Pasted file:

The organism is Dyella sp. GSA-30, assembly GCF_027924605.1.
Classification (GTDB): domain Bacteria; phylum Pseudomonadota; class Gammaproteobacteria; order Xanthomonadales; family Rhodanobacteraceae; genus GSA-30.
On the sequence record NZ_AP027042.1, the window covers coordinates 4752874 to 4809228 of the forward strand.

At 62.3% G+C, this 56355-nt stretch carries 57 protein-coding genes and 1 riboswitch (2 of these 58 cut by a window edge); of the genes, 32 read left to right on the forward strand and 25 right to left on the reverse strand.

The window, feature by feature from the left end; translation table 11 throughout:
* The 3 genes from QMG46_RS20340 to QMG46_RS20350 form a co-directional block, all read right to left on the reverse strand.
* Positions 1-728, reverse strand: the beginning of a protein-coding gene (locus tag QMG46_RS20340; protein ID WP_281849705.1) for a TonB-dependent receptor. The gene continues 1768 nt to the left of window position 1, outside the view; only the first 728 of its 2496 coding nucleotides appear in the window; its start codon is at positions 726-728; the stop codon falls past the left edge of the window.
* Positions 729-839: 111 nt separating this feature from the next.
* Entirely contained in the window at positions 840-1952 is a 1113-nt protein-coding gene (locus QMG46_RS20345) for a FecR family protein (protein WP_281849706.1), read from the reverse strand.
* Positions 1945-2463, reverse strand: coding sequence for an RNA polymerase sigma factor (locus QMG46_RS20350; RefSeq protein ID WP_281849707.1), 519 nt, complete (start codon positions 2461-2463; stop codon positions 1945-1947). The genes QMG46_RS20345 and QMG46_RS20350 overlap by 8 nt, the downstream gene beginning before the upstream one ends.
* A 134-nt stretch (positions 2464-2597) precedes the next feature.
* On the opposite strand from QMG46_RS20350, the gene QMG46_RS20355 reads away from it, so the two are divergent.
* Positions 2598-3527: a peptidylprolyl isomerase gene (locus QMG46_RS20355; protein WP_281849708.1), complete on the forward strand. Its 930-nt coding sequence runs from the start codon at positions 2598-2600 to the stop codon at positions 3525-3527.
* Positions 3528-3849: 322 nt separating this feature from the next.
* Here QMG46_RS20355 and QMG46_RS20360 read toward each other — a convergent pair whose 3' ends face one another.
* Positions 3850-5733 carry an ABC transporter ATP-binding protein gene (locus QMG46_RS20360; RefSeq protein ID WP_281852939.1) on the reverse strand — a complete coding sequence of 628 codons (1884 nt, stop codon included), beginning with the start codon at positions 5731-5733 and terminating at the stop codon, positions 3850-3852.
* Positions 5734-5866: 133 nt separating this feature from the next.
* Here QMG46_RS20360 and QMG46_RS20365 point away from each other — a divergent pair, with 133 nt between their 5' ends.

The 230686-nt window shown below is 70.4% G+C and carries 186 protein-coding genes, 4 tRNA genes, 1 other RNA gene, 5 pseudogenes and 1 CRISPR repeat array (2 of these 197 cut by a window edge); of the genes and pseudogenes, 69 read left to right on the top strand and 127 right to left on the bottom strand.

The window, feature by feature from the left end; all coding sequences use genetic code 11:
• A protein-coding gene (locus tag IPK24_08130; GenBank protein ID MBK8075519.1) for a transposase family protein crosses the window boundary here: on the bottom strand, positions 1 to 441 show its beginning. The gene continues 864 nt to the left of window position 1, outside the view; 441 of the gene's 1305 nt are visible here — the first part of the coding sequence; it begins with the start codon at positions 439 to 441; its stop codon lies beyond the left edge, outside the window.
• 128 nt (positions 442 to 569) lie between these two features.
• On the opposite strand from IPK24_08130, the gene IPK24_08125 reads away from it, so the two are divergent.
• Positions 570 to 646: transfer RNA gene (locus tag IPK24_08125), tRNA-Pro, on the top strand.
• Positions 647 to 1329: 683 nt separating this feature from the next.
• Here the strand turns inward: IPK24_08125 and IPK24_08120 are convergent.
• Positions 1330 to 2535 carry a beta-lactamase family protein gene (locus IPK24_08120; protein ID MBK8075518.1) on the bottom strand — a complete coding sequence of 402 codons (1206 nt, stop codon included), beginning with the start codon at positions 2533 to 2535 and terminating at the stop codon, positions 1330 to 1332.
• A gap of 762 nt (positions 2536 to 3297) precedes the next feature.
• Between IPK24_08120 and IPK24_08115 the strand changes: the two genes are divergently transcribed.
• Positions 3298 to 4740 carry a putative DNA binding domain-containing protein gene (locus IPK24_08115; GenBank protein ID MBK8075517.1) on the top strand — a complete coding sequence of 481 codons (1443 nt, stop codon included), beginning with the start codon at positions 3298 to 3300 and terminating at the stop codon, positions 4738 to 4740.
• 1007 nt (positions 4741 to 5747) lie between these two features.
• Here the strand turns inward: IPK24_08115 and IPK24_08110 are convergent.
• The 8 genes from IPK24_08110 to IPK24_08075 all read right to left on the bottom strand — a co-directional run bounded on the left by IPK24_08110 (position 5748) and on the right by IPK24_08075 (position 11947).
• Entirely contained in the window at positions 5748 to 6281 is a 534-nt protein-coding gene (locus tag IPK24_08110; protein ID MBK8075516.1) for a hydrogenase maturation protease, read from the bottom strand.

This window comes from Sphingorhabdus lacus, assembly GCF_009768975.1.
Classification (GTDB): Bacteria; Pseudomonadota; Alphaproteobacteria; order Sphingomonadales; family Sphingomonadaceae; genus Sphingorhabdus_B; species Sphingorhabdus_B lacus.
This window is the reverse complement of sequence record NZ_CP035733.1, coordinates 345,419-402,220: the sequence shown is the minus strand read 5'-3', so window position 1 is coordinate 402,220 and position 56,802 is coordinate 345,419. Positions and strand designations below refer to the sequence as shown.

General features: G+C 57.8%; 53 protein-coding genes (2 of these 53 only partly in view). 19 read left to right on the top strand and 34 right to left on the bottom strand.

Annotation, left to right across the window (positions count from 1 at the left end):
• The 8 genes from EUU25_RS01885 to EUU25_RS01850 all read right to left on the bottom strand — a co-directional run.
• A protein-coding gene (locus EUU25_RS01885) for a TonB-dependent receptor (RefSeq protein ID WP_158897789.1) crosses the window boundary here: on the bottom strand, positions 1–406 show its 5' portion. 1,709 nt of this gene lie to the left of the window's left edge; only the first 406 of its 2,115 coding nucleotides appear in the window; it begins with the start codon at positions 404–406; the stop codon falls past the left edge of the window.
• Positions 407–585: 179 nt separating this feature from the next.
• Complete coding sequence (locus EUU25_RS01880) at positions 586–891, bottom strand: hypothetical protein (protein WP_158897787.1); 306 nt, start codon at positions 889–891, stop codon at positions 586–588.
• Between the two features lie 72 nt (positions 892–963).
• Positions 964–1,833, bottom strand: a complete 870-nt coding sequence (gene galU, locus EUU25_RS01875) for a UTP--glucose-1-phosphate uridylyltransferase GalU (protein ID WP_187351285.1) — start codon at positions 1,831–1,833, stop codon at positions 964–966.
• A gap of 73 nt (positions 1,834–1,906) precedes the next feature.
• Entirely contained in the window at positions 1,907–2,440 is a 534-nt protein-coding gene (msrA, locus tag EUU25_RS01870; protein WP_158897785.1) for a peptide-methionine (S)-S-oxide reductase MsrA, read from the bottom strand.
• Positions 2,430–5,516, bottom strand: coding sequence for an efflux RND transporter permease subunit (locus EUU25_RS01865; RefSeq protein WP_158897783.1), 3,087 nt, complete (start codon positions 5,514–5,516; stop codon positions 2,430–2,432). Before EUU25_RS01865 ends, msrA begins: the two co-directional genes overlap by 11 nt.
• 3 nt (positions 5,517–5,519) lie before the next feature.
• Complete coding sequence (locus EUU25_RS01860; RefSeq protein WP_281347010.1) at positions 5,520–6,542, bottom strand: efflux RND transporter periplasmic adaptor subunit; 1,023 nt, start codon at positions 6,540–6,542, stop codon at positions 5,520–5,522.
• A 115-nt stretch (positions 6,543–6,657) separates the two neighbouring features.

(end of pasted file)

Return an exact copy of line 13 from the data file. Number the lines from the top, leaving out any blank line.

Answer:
* Positions 2598-3527: a peptidylprolyl isomerase gene (locus QMG46_RS20355; protein WP_281849708.1), complete on the forward strand. Its 930-nt coding sequence runs from the start codon at positions 2598-2600 to the stop codon at positions 3525-3527.